The Bone Season: Samantha Shannon on her novel's Oxford inspirations

Samantha Shannon
Image caption The 21-year-old author plans to write seven novels in The Bone Season series

By the year 2059 Oxford will be a prison colony for clairvoyants.

They will be trained to use their powers against flesh-eating creatures that threaten to invade this world from another dimension.

This is the premise of The Bone Season, a book which earned its 21-year-old author Samantha Shannon "a six figure sum" advance from publishers Bloomsbury.

Not only that, its film rights have already been sold to Andy Serkis' film studio, The Imaginarium.

She describes the hype around the novel - set to be sold in 20 countries - as "overwhelming".

"I've had these characters in my head for two years and it's amazing to finally share them," she added.

The catalyst for the book's "divergent" universe is the first contact between immortals, known as The Rephaim, and humans, in 1859.

It enabled Shannon, who counts Margaret Atwood, George Orwell and John Donne among her influences, to create a world very much like our own, but different.

Originally from west London, she studied English Language and Literature at St Anne's College.

She said: "The Bone Season is urban fantasy. It's not a high fantasy where you're inventing a whole new land. It's strongly rooted in real places.

"People think I didn't enjoy myself at Oxford because I turned it into this horrible, crumbling prison city... but it's a very claustrophobic city, I found.

"It's very tightly built around the university and when you're there you almost forget there's a world outside it.

"I've been interested in Oxford as a setting ever since I got my interviews there but it was only when I got the idea for the clairvoyants that I thought it would be a great idea to have people sent there."

The result is a novel that makes inspired use of some of the city's most evocative landmarks.

The Residence of Magdalen

Paige Mahoney is imprisoned with Warden, her mysterious mentor, in Magdalen college's Founders Tower.

"It's always been my favourite Oxford college. Some of the colleges seem quite cold to me but with Magdalen it felt like you could be at home there in a funny way.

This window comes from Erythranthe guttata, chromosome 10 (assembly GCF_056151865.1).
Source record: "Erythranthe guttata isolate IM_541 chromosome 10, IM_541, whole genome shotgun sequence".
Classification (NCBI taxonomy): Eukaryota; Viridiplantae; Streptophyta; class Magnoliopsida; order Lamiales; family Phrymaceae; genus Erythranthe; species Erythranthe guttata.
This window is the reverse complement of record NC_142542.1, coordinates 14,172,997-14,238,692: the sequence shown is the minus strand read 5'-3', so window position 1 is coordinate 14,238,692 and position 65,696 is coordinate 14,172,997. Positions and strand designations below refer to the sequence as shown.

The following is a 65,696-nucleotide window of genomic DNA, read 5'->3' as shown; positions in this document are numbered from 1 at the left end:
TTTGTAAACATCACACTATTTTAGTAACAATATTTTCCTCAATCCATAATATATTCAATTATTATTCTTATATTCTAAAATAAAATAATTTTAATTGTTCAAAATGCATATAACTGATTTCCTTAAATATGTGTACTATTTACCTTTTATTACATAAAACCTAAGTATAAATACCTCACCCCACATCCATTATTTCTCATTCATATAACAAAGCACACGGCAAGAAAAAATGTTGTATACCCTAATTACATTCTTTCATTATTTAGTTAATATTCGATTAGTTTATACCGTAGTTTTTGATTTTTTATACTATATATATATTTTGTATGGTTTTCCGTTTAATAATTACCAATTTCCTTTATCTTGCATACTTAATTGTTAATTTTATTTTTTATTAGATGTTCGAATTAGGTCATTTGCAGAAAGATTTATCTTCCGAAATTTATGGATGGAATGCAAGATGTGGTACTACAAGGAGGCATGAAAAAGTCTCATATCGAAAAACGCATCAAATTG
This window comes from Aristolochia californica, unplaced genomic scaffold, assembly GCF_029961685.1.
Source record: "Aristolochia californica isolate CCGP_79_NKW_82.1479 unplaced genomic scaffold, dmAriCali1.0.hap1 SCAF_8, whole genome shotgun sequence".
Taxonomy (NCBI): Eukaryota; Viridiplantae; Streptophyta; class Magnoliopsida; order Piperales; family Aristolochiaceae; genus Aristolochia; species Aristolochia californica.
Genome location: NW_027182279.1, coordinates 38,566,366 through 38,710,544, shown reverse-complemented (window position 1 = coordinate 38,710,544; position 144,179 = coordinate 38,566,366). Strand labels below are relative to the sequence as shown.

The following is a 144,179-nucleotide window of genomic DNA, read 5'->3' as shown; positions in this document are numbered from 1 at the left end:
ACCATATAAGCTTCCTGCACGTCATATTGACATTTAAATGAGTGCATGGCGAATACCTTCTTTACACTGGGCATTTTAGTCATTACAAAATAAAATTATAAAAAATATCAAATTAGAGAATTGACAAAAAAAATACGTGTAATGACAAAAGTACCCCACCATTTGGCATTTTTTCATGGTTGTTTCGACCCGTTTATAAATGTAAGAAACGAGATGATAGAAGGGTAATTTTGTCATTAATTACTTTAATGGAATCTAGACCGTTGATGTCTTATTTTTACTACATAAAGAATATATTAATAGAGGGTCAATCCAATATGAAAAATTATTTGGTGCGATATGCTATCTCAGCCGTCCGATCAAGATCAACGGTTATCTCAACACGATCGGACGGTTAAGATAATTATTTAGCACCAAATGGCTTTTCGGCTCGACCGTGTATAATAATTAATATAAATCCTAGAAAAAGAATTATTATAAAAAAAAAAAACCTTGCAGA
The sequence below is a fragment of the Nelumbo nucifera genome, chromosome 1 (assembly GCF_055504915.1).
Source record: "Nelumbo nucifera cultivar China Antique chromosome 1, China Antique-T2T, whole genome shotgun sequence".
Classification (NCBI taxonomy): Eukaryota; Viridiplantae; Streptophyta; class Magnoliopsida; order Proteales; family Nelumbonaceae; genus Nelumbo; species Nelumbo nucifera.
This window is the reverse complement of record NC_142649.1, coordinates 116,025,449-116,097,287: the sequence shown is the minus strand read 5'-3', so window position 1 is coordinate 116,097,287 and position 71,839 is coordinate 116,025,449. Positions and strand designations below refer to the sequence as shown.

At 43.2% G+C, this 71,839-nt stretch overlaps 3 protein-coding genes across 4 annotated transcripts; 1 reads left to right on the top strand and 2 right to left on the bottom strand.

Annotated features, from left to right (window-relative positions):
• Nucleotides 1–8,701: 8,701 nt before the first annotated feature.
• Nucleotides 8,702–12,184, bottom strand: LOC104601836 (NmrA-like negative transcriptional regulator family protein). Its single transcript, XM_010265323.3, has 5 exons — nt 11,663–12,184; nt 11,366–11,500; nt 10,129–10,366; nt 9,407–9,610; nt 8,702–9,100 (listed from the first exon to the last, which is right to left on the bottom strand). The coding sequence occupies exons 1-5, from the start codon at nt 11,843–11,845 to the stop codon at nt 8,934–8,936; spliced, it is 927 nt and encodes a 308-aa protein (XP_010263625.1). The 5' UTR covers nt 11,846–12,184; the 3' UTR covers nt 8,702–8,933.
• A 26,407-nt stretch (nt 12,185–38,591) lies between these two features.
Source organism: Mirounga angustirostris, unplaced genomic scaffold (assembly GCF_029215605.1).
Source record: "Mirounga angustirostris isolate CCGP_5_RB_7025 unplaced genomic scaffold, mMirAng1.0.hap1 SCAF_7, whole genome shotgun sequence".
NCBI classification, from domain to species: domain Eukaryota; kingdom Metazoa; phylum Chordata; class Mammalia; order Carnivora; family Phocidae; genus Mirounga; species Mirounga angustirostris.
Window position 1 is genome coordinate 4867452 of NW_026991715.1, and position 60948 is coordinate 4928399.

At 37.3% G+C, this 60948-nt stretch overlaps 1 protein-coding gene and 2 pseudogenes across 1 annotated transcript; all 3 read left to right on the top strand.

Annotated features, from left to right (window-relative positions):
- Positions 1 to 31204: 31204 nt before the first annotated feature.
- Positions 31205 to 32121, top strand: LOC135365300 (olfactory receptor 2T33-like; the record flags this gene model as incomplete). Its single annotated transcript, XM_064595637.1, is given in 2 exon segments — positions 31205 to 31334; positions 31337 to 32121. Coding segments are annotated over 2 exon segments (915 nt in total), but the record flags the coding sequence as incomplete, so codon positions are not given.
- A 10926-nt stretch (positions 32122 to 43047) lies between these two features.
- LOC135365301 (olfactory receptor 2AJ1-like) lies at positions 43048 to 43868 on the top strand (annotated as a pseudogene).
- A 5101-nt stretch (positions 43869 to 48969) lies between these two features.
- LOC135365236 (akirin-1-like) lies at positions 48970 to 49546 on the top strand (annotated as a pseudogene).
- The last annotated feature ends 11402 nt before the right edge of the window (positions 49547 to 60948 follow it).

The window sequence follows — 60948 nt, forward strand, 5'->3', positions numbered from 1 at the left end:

"It's got these wonderful grounds at the deer park and it was somewhere that reminded me of the character of Warden.

"It felt to me like somewhere he could live. It was a good fit."

The Residence of the Suzerain

One of the story's principal villains, The Suzerain, resides in the building we know as All Souls College.

"You're not allowed to go in unless you're a fellow.

"I felt kind of stupid going up to the porters and saying 'I'm writing a novel and I think that should give me leave to look in your rooms' so I had to imagine a lot of it.

"I genuinely do like to see places before I write about them but sometimes I just can't."

The Broad

"One day they were setting up marquees on Broad Street.

"It inspired me to have this shanty town there because it's a very wide street and I could picture it between the grand colleges.

"To me it was juxtaposing the squalor the humans were forced to live in and the grand colleges where The Rephaim live on either side."

Port Meadow

"I've always loved Port Meadow and as soon as I saw it I thought this needs to go in a book.

"The first thing that strikes you is how completely massive it is. It's an enormous piece of land with cows and horses wandering around on it. In the morning it goes all misty and looks mysterious.

"In the novel it's a training ground for the clairvoyants.

"It's got fences around it with poltergeists inside them. It's kind of a tease because if only Paige could get over that gate she'd be away into the woods, but she can't."

The Old Church

"In the book St Mary The Virgin is a crumbling structure badly affected by a rebellion that happened in the penal colony's history.

"It represents the crumbling of the original religious influence of Oxford.

"Under law they're not allowed to acknowledge that there's any kind of afterlife. Churches have either fallen into disrepair or have been reassigned."

Amaurotic House

In the book's penal colony human servants are segregated from those who are clairvoyant.

"I used to walk past Blackfriars every time I walked into town.

"It's got this gate at the front with its name written over the top.

"It's quite a small building and it looked like somewhere people could be tucked away. The barred gates looked like a little prison to me."

The House

"Apparently The House is an old name for Christchurch College.

"It's where forbidden items are stored and Paige has to sneak in there, and it's implied that Tom Tower, which is the big, distinctive bell tower of Christchurch, has had a dark purpose in the past.

"It's too big to be one of the residences so it became this place where things are hidden, with lots of passages to sneak through. I always thought the tower was daunting."

The Room

"Dodgy things are going on in The Room.

"It's not really mentioned that much because I almost think it's better not to explain things sometimes because it creates more fear around it if you're not sure what's going on.

"I've been in the Radcliffe Camera before, but only twice, and just to read books I couldn't get in my college library."

The Bone Season also has pivotal scenes set in London and Dublin, and hints of a dystopian world far beyond.

With six more novels in the series planned, it means many more settings are heading for a 2059-style makeover.

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